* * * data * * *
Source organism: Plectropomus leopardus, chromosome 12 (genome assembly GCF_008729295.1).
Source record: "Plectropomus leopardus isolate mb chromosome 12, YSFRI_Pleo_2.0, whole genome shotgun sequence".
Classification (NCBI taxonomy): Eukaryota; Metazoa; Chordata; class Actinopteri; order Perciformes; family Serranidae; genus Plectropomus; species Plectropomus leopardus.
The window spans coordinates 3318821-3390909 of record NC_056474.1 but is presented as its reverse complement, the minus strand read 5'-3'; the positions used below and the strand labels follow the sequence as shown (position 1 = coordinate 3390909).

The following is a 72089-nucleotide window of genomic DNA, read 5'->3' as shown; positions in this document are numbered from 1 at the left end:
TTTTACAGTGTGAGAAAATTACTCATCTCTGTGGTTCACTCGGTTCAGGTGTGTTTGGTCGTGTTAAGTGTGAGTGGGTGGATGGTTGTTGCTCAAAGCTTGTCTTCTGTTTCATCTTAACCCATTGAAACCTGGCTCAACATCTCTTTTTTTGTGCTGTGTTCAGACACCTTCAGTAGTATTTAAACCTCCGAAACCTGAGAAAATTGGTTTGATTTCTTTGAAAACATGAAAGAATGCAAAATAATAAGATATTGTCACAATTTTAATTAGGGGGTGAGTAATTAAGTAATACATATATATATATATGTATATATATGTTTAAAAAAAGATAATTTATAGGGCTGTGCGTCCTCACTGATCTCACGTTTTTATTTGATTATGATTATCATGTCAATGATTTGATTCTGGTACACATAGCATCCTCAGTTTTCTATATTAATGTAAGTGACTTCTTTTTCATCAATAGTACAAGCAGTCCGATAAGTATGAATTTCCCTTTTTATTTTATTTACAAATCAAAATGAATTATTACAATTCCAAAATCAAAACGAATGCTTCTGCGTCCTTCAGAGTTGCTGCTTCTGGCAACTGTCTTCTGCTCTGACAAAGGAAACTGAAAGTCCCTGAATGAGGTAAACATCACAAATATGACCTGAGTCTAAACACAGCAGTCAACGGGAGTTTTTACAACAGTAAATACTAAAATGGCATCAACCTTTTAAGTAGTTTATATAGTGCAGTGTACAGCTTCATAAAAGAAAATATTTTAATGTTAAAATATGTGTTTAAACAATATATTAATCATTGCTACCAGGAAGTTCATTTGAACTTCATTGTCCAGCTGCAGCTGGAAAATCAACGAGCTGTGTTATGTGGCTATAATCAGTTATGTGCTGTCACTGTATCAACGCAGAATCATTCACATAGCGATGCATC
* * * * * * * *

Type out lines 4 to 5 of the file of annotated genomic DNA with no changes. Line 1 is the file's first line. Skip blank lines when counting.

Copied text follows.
The window spans coordinates 3318821-3390909 of record NC_056474.1 but is presented as its reverse complement, the minus strand read 5'-3'; the positions used below and the strand labels follow the sequence as shown (position 1 = coordinate 3390909).

The following is a 72089-nucleotide window of genomic DNA, read 5'->3' as shown; positions in this document are numbered from 1 at the left end: